At Hartford Union High School, Hartford, Wis., the days of shop class being a second-rate course with outdated equipment and facilities are a thing of the past.
In October 2001 the school ushered in a new era of wood technology education when it unveiled an expanded technology education wing complete with two wood labs and professional-grade machinery.
When Jason Kraus, head of Hartford's wood technology program, started teaching at the school four years ago, it offered only one level of wood technology classes.
"There was only one small wood lab before. Because of this the school could only offer limited classes to a limited number of interested students," says Kraus.
The need to change
All of that started to change in the fall of 2000 when area industry executives told Hartford that its existing vocational facilities were outdated, crowded and dangerous.
In response, the school went to the community in search of funds to expand and update its technology education.
In November 2000 the community countered by passing a $2.9 million referendum for a 15,000-square-foot expansion.
With the help of this expansion, Kraus and his fellow colleagues John Longeran and Jeff Opichka have expanded the wood technology program to include four levels of coursework and a co-op program servicing more than 250 students in those classes everyday.
In the first year, wood technology students learn the basics of woodworking and build a small footstool.
"The students have to follow dimensions set out by me and so forth. There is some custom work they do as far as the top routing of the footstool, but for the most part they follow a box plan," says Kraus.
The first-semester students are also in their own woodshop, which Kraus calls his "backyard shop." Here Kraus's students learn how to work on the basic woodworking machines, such as a Delta band saw, table saw, jointer and sander.
"Students spend a lot of time at workbenches during their first semester trying to figure things out," says Kraus. "It is nice to have a separate, more traditional lab setting for them to work in by themselves."
The next level
In their second- and third-level classes the wood technology students start working with heavier machinery. It is then that Kraus' students move out the "backyard shop" and into the professional one. Here students are faced with the task of learning larger, more modern machinery, such as an SCM point-to-point boring machine, Safety Speed Cut vertical panel saw and a Grass hinge insertion machine.
"The students use everything they would if they were in a professional shop," says Kraus. "The only difference is that they are still running box programs that I have written instead of their own."
For their second-level project students construct a small end table that Kraus says helps teach them basic cabinet construction techniques such as dowel, 32 mm, panel and face frame construction.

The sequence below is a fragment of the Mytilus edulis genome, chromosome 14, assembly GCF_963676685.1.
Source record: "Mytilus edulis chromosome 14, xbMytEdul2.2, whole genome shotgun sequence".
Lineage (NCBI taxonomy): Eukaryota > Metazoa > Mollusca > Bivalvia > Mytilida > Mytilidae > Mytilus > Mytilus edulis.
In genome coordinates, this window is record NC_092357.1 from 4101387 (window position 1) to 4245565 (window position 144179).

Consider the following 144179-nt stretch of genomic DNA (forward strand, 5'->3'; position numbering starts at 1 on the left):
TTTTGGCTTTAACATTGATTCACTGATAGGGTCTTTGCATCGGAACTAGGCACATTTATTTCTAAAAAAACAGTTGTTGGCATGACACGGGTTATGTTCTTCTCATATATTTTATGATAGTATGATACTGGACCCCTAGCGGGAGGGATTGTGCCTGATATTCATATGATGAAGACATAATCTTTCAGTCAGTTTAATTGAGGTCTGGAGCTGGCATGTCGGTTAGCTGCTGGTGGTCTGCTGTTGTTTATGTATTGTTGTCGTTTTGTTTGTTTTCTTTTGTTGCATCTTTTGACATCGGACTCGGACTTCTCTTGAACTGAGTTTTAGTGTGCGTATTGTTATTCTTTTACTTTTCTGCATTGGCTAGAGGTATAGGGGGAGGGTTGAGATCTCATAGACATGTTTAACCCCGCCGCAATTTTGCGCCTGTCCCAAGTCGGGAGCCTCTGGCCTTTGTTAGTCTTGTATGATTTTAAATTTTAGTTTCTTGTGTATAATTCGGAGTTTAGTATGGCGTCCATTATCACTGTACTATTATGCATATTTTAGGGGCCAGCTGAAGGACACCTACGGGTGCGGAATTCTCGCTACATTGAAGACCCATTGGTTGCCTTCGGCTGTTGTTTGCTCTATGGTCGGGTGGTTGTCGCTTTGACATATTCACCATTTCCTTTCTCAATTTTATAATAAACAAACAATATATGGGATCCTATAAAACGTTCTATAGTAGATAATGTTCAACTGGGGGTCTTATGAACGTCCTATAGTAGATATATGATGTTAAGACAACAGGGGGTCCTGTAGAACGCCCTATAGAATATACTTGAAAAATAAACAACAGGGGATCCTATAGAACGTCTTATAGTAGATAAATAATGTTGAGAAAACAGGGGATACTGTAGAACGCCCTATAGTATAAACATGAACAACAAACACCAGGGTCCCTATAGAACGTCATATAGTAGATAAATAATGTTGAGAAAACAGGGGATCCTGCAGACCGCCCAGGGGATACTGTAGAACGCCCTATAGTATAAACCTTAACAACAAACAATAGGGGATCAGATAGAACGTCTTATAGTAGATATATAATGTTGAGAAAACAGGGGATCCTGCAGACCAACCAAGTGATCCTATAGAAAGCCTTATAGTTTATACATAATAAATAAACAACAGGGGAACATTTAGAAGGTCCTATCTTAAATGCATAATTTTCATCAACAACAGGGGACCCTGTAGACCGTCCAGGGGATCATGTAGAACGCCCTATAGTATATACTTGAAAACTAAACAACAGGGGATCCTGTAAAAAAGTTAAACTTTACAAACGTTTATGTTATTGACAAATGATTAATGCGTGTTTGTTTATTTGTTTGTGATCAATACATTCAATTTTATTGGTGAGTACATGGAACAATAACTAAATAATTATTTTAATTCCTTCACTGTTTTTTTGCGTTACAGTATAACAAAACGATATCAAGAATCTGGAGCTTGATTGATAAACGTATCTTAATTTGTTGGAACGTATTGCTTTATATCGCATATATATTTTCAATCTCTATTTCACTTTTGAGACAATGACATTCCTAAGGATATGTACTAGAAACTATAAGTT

At the third level students start working on what Kraus calls mass production.
"Right now they are all building a Mission-style table," says Kraus. "For this they have to make two to 14 of the same parts, and obviously, if they aren't all the same, the table won't come together."
While Kraus says the school isn't allowed to make a profit off its classes, such as selling the students' mass-production projects, he believes the class gets the students ready for the detailed, no-mistakes work they are going to have to produce after graduation.
Kraus also feels the classes instill a sense of pride in workmanship.
"At least a few times a week I have the labs open after school and the students will come in and work on their class projects or the older ones will do their own work," says Kraus. "And, you can see they care, because of the extra time they put in or the money they'll pay out of their own pockets to use more expensive materials than the lab fee gives them."
The real world
With an eye toward graduation, fourth-level students start custom cabinetmaking for the school's Vision house.
Built every year, the Vision house is completely designed, built and even landscaped by Hartford students.
"The cabinet class makes the vanities for the house," says Kraus. "The students have blueprints to follow and they program the machines just as they would in their own cabinet shop."
After the Vision house project, which Kraus says usually takes the first quarter of the school year, the students work on their own custom projects, which in the past have ranged from gun cabinets to entertainment centers.
The school also offers a fifth-level co-op program for interested students during the afternoon hours with local companies such as J & V Lakewood Cabinets, Reibau's Custom Cabinets, Lannon Millwork and August H. Wulf Co.
For students who aren't able to get to a co-op, an independent wood technology class is offered.
"When I was in high school, the school didn't place me with a cabinet shop or give me credit, so I worked at one on my own after school," says Kraus. "It is really nice to be able to give my students an opportunity I didn't have.
"The community has really begun to understand the need for these kinds of students and some of the students are seeing the benefits of learning a trade, as opposed to getting a four-year degree," says Kraus.
With only 50 percent of its students going onto college and the other 50 percent entering the workplace or going on to technical school, Hartford has succeeded in bringing its wood technology education into the new century as well.
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